By analyzing 43 complete genome sequences from three strains of SARS-CoV-2-like coronaviruses from bats and pangolins, Xiaojun Li and colleagues delineated which strains were most and least similar to the novel coronavirus, with a special focus on genes related to the virus’ spike protein complex, a critical component that facilitates viral entry into host cells. They found evidence of strong evolutionary selection around the RBM — part of the spike’s amino acid sequence that directly contacts host cell receptors — among the bat, pangolin, and human coronaviruses they studied. Amino acid sequences from these viruses and SARS-CoV-2 were identical or nearly identical in the regions adjacent to the RBM, suggesting that common evolutionary mechanisms shaped these distinct viral strains.
The scientists also demonstrated that SARS-CoV-2’s entire RBM was introduced through recombination with coronaviruses from pangolins. Together, evolutionary selection and frequent recombination among coronaviruses from bats, pangolins, and humans may have allowed the closely related viruses to readily jump between species, the authors postulate, leading to the introduction of SARS-CoV-2 in humans.
Reference: “Emergence of SARS-CoV-2 through recombination and strong purifying selection” by Xiaojun Li, Elena E. Giorgi, Manukumar Honnayakanahalli Marichannegowda, Brian Foley, Chuan Xiao, Xiang-Peng Kong, Yue Chen, S. Gnanakaran, Bette Korber and Feng Gao, 29 May 2020, Science Advances. DOI: 10.1126/sciadv.abb9153
Power consumption of a home refrigerator can be cut by 29% while improving cooling capacity. Researchers replaced widely-used, but environmentally unfriendly, R134a refrigerant with the more energy-efficient R600a. They dosed R600a with multi-walled carbon nanotube (MWCNT) nanoparticles. Drop-in refrigerant replacement in the field by trained technicians is possible, says an engineer from the University of Johannesburg.
This test of nanoparticle-dosed refrigerants is a first of its kind and recently published in Energy Reports, an open-access journal. The results can help make home refrigeration more accessible for low-income families.
R134a is one of the most widely-used refrigerants in domestic and industrial refrigerators. It is safe for many applications because it is not flammable. However, it has high global warming potential, contributing to climate change. It also causes fridges, freezers and air-conditioning equipment to consume a lot of electrical energy. The energy consumption contributes even more to climate change.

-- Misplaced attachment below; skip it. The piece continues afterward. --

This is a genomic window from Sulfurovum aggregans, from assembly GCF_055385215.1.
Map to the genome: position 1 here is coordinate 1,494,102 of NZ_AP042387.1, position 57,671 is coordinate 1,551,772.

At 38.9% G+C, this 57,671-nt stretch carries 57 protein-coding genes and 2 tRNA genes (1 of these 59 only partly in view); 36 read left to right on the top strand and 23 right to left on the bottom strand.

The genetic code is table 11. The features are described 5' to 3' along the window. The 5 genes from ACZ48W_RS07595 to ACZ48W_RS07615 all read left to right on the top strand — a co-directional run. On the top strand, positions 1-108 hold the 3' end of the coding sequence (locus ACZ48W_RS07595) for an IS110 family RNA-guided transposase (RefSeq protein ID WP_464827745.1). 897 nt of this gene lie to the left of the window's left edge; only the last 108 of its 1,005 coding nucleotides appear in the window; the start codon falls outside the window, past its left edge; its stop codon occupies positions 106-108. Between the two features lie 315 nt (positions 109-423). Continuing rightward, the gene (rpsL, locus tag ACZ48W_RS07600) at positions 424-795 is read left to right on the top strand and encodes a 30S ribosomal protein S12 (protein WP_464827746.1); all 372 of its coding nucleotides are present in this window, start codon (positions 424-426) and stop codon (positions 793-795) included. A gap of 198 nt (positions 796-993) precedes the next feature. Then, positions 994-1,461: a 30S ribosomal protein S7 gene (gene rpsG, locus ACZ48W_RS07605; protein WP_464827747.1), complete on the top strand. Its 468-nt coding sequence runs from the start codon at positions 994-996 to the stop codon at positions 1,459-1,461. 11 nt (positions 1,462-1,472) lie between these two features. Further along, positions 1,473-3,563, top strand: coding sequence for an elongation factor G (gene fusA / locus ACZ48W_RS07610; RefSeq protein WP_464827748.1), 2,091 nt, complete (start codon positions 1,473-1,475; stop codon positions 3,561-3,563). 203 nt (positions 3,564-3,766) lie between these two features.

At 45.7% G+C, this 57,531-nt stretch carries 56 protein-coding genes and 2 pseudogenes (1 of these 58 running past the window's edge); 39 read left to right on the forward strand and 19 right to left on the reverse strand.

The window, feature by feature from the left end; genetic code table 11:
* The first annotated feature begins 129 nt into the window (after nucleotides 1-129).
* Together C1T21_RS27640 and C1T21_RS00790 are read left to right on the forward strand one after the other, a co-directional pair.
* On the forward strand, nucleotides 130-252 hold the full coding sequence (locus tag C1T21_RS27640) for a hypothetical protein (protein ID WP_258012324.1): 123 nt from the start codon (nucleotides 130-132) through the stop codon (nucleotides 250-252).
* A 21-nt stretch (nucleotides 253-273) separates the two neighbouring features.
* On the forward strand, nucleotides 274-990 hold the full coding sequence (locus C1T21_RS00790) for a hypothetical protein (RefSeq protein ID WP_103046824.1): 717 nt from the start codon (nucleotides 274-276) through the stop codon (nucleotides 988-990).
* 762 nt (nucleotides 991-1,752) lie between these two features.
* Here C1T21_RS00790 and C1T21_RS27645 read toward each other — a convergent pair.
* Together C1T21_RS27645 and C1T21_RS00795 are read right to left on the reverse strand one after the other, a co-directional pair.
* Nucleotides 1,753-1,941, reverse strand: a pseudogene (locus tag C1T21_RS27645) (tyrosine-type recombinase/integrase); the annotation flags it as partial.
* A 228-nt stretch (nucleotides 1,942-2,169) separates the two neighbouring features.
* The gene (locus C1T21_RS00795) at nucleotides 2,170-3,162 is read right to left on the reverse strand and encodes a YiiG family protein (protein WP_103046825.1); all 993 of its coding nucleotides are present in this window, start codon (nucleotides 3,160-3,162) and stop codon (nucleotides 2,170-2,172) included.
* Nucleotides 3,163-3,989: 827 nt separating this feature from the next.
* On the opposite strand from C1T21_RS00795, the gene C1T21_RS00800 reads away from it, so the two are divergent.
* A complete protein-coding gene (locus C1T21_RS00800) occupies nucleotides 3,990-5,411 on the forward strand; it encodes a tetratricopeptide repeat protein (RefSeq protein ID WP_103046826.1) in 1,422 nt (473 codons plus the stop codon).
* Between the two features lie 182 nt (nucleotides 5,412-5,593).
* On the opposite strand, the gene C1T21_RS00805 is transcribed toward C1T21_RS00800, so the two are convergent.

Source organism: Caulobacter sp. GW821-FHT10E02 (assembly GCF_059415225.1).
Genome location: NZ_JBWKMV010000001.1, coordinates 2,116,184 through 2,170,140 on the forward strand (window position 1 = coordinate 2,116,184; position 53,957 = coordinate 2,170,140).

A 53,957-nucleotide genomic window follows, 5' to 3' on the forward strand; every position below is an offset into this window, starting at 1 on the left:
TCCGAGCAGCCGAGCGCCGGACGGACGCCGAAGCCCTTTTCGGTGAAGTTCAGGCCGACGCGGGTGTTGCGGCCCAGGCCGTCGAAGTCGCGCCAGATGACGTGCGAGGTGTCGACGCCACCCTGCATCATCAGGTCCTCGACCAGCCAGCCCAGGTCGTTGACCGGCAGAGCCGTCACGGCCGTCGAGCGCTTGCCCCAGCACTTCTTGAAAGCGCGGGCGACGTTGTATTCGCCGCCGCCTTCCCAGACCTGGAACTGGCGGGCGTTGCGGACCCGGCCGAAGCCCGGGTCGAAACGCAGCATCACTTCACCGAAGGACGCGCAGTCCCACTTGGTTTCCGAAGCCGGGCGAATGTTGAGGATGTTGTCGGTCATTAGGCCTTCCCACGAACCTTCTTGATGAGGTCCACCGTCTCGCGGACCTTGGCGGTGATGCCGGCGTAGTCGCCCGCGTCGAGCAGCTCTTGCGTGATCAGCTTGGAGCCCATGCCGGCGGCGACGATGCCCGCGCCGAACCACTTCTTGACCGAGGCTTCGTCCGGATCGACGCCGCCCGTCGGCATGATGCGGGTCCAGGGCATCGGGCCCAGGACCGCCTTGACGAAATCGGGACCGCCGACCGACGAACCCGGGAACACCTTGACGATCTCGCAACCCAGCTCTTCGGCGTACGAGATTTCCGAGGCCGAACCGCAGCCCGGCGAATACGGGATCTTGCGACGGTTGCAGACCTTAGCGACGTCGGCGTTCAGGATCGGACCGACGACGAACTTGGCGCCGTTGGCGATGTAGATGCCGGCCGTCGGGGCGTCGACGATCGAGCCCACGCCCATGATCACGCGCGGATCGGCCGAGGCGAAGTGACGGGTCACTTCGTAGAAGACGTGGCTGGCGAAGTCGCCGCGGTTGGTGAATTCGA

Meanwhile, a more energy-efficient refrigerant can result in much lower electricity bills. For vulnerable households, energy security can be improved as a result. Improved energy economy and demand-side management can also benefit planners at power utilities, as cooling accounts for about 40% of energy demand.Nanoparticles enhance power reduction
Nano eco-friendly refrigerants have been made with water and ethylene glycol. Previous studies showed reduced energy use in nano-refrigeration, where refrigerants were dosed with multi-walled carbon nanotube (MWCNT) nanoparticles. The nanoparticles also resulted in reduced friction and wear on appliance vapour compressors.
But previous research did not test the effects of MWCNT’s on hydro-carbon refrigerants such as R600a.
In a recent study, researchers at the University of Johannesburg tested the drop-in replacement of environmentally-unfriendly refrigerant R134a, in a home refrigerator manufactured to work with 100g R134a.
They replaced R134a with the more energy-efficient refrigerant R600a, dosed with MWCNT nanoparticles.Reduces electricity use by more than a quarter
The researchers removed the R134a refrigerant and its compressor oil from a household fridge. They used a new refrigerant, R600a, and dosed it with multi-walled carbon nanotubes (MWCNTs). Mineral oil was used as a lubricant. The new mix was fed into the fridge and performance tests were conducted.
They found that the R600a-MWCNT refrigerant resulted in much better performance and cooling capacity for the fridge.